• There is stiff competition ahead, are we making a big enough impact, can we crack the ROI question
  • Is the c suite more interested in customer insight than they used to be?
  • Are we earning our seat at the table [or…. Are we setting that damn table!!]
  • Google this: GRBN100day. Challenge website,  put your name on a list of people who have committed to make a difference towards the research industry – value to clients, and ROI impact, enter your name and email address. [DO THIS, I signed up 🙂 ]
  • Why the emphasis on ROI, you can’t demonstrate this because ther’s too much in between my research and the real world. – wrong. 
  • Only 1 in 5 are delivering strategic value that makes a different for business outcomes
  • Must have a positive championing relationship with the C suite, without this, the research function will never be more than a contributor, will never reach strategic level, must prove your worth so they will stand up and champion you, they need to see you as a pillar not a jolly good thing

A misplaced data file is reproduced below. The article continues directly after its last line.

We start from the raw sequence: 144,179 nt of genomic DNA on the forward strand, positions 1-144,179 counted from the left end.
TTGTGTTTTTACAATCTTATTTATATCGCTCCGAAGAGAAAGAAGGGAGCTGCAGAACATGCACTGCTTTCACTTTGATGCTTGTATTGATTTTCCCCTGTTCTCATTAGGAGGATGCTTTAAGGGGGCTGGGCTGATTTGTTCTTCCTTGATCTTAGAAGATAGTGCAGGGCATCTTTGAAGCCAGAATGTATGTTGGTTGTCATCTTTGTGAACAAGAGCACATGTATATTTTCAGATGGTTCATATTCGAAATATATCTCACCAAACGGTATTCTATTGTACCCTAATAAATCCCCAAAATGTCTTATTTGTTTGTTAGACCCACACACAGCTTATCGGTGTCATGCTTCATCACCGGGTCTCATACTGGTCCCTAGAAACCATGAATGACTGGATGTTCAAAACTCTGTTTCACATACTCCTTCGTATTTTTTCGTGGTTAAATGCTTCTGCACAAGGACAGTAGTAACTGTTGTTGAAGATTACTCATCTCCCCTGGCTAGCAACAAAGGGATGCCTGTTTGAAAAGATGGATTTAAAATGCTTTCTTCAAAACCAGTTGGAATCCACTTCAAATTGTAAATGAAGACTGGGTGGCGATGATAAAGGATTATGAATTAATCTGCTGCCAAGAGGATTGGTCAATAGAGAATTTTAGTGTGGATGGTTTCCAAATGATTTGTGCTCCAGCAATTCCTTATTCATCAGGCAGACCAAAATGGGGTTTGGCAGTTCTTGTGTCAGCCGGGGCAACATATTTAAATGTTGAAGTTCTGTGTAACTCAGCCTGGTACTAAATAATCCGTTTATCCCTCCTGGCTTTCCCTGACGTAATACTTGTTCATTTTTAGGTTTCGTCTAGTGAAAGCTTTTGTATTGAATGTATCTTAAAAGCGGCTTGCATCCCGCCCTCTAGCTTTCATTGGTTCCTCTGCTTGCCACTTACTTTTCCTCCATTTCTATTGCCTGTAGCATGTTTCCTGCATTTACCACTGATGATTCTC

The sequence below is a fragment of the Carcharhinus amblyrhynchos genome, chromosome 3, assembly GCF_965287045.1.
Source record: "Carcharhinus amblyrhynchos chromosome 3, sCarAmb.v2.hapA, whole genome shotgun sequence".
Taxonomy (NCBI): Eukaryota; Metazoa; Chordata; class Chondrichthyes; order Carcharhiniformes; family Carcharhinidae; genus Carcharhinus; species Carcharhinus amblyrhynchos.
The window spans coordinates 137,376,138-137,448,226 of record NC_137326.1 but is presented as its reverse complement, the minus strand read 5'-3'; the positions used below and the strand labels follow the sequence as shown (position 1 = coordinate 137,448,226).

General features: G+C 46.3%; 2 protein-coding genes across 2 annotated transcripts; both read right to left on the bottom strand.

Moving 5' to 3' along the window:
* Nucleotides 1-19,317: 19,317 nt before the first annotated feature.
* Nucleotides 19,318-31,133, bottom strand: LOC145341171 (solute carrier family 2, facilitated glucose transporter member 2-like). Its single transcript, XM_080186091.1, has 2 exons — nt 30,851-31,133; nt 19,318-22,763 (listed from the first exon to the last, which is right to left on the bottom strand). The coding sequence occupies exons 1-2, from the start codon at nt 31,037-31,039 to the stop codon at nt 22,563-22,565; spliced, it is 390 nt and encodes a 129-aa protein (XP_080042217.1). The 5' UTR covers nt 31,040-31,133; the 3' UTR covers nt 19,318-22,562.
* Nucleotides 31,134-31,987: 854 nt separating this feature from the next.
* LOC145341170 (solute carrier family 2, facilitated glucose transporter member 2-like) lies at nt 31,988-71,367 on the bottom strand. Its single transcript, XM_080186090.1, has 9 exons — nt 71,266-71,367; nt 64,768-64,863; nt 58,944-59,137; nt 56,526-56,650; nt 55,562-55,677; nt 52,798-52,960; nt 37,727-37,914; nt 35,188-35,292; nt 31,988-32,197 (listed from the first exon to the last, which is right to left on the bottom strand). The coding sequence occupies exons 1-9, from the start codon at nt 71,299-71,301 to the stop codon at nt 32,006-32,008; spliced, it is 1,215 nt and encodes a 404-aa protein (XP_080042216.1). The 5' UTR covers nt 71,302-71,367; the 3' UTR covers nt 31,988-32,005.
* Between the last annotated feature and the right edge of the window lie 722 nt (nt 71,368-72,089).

• The more advanced the research function is, the more likely they and clients are happier, and that they are measuring ROI; if you measure ROI, you are likely a strategic partner
  • Marketers regard insights function as purely librarians,  marketers want us to be strategic consultants
  • [how do leaders lead? They continue the panel when the moderator is gone. THAT’S HOW YOU DO IT!]
  • ROI doens’t have to be in an algorithm, think small, don’t get overwhelmed, have a dashboard for tracking, start small and build
  • How many research companies are famous for driving an initiative
  • Insight folks need a strategic plan,, doesn’t need to be fifty pages, plan the next 3 to 5 years, what information do you have, what areas are you missing, where will you help drive innovatio
  • Everyone. wants to be a strategic partner, what does that really mean, you need to BE a strategic partner, if you are at a meeting BE a strategic partner, MAKE a decision, HAVE an opinion, connect the dots,, be the person. Who makes the connections and states the real implications